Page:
This instrument was a remote electromechanical musical instrument that used telegraphy and electric buzzers that generated fixed timbre sound. Though it lacked an arbitrary sound-synthesis function, some have erroneously called it the first synthesizer. In 1897 Thaddeus Cahill was granted his first patent for an electronic musical instrument, which by 1901 he had developed into the Telharmonium capable of additive synthesis. Cahill's business was unsuccessful for various reasons, but similar and more compact instruments were subsequently developed, such as electronic and tonewheel organs including the Hammond organ, invented in 1935. In 1906, American engineer Lee de Forest invented the first amplifying vacuum tube, the Audion whose amplification of weak audio signals contributed to advances in sound recording and film, the invention of early electronic musical instruments including the theremin, the ondes martenot, the trautonium. Most of these early instruments used heterodyne circuits to produce audio frequencies, were limited in their synthesis capabilities.
The ondes martenot and trautonium were continuously developed for several decades developing qualities similar to synthesizers. In the 1920s, Arseny Avraamov developed various systems of graphic sonic art, similar graphical sound and tonewheel systems were developed around the world. In 1938, USSR engineer Yevgeny Murzin designed a compositional tool called ANS, one of the earliest real-time additive synthesizers using optoelectronics. Although his idea of reconstructing a sound from its visible image was simple, the instrument was not realized until 20 years in 1958, as Murzin was, "an engineer who worked in areas unrelated to music". In the 1930s and 1940s, the basic elements required for the modern analog subtractive synthesizers — electronic oscillators, audio filters, envelope controllers, various effects units — had appeared and were utilized in several electronic instruments; the earliest polyphonic synthesizers were developed in the United States. The Warbo Formant Orgel developed by Harald Bode in Germany in 1937, was a four-voice key-assignment keyboard with two formant filters and a dynamic envelope controller.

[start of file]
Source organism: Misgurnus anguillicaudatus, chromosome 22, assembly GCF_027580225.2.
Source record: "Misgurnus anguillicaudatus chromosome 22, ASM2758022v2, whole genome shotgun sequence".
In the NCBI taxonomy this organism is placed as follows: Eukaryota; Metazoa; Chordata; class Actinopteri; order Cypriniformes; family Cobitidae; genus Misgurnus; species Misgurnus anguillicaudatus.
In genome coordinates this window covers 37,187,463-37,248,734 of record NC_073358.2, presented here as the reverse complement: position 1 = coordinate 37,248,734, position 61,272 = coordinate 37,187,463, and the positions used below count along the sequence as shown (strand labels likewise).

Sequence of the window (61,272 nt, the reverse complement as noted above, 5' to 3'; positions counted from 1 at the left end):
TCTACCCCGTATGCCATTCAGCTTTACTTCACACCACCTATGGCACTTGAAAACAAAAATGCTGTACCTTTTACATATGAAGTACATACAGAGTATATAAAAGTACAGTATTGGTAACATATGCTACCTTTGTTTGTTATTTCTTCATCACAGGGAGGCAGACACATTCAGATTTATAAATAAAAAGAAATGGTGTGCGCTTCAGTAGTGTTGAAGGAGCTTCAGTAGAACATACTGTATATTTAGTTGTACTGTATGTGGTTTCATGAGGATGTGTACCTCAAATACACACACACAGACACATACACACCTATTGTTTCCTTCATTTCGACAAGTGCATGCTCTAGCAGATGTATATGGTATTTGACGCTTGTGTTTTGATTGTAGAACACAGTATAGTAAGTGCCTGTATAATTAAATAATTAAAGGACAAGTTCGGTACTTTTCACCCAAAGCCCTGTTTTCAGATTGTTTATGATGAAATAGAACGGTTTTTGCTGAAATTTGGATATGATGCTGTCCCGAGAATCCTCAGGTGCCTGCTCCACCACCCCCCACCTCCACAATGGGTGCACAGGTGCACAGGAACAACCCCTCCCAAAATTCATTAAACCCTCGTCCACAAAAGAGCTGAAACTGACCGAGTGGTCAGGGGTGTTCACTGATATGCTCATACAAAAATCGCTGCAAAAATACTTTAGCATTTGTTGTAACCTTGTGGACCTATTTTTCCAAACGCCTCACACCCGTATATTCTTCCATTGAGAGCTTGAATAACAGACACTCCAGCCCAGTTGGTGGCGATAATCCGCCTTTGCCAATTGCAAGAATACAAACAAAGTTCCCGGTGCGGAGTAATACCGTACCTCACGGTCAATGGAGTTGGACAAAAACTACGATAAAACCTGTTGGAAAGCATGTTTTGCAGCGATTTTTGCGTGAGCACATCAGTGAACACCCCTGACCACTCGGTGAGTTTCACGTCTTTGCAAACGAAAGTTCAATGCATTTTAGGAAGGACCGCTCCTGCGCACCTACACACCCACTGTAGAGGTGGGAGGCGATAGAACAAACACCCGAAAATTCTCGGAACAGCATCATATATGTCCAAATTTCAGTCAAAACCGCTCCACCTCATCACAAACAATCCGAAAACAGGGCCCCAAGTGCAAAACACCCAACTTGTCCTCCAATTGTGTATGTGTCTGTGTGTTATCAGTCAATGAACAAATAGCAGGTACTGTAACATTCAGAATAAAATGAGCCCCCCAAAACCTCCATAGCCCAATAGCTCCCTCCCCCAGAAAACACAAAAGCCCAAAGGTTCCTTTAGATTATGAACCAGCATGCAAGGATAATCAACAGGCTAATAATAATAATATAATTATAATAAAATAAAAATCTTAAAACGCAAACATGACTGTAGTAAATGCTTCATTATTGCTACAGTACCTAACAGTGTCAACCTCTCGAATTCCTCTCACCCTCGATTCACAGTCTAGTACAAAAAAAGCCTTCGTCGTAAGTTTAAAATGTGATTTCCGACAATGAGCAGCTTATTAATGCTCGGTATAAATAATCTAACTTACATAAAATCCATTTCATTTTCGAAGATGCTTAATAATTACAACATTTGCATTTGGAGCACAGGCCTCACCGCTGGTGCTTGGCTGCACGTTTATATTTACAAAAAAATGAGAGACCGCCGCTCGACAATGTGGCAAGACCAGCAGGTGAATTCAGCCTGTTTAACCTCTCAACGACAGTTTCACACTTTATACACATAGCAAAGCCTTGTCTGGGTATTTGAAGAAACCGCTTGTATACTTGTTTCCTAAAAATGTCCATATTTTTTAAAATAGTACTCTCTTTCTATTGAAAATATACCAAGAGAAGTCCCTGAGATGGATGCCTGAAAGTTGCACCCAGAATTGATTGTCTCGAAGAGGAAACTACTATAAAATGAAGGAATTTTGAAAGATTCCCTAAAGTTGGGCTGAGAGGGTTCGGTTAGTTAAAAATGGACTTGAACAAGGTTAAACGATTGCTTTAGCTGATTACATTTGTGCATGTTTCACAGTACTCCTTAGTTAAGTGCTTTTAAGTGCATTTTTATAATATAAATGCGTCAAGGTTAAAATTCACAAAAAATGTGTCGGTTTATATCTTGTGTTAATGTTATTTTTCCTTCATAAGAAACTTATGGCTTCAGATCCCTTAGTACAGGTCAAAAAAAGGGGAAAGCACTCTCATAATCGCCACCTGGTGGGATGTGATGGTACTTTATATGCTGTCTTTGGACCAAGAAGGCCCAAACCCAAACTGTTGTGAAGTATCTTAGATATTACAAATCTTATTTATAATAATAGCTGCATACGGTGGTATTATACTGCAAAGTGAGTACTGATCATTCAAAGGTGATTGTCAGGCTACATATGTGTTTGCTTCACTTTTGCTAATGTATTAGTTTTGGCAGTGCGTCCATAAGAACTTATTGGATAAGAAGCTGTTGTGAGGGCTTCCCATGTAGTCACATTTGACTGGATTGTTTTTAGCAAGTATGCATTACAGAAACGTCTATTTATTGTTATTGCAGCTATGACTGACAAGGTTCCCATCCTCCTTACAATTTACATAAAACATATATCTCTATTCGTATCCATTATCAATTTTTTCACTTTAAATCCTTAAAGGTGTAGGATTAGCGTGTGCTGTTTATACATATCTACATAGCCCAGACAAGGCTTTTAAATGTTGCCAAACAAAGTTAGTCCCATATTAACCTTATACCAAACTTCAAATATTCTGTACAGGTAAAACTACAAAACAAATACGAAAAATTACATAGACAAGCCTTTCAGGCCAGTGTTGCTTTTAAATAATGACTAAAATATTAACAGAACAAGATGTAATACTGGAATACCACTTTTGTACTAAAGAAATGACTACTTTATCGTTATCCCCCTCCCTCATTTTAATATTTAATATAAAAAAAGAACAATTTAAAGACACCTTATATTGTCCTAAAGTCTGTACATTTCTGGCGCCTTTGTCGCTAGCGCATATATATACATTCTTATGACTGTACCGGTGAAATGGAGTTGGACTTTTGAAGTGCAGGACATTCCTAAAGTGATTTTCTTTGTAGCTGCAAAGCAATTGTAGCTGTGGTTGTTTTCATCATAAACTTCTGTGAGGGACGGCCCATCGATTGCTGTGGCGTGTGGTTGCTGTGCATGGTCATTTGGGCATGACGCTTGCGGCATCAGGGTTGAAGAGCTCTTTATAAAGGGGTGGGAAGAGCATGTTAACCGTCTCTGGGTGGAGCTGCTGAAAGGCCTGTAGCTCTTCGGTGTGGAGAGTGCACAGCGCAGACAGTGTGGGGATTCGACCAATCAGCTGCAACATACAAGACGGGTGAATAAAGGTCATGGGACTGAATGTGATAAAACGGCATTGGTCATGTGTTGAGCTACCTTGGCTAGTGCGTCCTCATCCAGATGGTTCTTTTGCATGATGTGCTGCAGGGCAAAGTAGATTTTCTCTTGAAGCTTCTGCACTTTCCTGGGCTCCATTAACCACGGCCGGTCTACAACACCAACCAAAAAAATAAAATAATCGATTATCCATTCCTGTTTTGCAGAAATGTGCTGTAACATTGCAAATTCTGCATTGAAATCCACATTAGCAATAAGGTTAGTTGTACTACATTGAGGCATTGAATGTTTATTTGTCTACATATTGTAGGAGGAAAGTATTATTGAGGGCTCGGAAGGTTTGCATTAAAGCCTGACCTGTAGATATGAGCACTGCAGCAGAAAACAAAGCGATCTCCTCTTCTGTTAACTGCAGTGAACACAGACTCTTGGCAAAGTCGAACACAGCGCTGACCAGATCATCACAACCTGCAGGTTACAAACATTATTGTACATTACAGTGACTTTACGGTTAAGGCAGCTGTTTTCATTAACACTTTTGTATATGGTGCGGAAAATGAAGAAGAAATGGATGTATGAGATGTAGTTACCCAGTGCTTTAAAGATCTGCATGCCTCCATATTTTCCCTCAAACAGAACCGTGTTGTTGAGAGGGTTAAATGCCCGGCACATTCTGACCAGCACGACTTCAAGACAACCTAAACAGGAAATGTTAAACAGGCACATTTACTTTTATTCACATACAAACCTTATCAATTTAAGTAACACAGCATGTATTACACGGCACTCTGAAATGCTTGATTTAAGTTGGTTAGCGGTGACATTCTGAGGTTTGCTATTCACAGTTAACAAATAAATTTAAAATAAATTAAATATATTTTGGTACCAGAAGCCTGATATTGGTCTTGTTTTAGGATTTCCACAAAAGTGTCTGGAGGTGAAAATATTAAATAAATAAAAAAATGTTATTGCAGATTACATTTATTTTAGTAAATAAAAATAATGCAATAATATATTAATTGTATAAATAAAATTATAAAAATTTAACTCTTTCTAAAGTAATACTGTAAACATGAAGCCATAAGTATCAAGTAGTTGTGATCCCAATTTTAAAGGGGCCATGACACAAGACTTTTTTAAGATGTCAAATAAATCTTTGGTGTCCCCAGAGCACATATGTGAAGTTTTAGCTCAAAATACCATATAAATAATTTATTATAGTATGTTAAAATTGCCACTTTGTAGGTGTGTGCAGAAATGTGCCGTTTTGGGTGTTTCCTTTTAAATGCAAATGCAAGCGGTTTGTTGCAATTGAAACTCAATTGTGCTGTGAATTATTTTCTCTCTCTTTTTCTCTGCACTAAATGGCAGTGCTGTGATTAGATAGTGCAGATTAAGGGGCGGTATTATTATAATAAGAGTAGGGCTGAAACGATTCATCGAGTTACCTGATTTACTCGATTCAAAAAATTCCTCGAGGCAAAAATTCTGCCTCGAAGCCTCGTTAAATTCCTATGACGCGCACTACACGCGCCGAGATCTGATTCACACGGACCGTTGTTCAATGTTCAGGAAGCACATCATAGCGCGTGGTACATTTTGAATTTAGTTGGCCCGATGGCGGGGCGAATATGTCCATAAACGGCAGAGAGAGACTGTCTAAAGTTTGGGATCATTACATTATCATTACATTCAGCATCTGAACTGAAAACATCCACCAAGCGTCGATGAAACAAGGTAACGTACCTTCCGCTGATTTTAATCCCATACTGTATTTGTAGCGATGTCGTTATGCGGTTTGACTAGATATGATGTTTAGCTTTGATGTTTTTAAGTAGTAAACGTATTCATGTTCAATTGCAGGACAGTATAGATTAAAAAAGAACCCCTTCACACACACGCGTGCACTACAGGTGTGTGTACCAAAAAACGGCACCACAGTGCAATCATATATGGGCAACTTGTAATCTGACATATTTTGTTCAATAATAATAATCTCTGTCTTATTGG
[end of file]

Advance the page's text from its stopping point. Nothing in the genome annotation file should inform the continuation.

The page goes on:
The Hammond Novachord released in 1939, was an electronic keyboard that used twelve sets of top-octave oscillators with octave dividers to generate sound, with vibrato, a resonator filter bank and a dynamic envelope controller. During the three years that Hammond manufactured this model, 1,069 units were shipped, but production was discontinued at the start of World War II. Both instruments were the forerunners of the electronic organs and polyphonic synthesizers. In the 1940s and 1950s, before the popularization of electronic organs and the introductions of combo organs, manufacturers developed various portable monophonic electronic instruments with small keyboards; these small instruments consisted of an electronic oscillator, vibrato effect, passive filters. Most were designed for conventional ensembles, rather than as experimental instruments for electronic music studios, but contributed to the evolution of modern synthesizers; these instruments include the Solovox, Multimonica and Clavioline.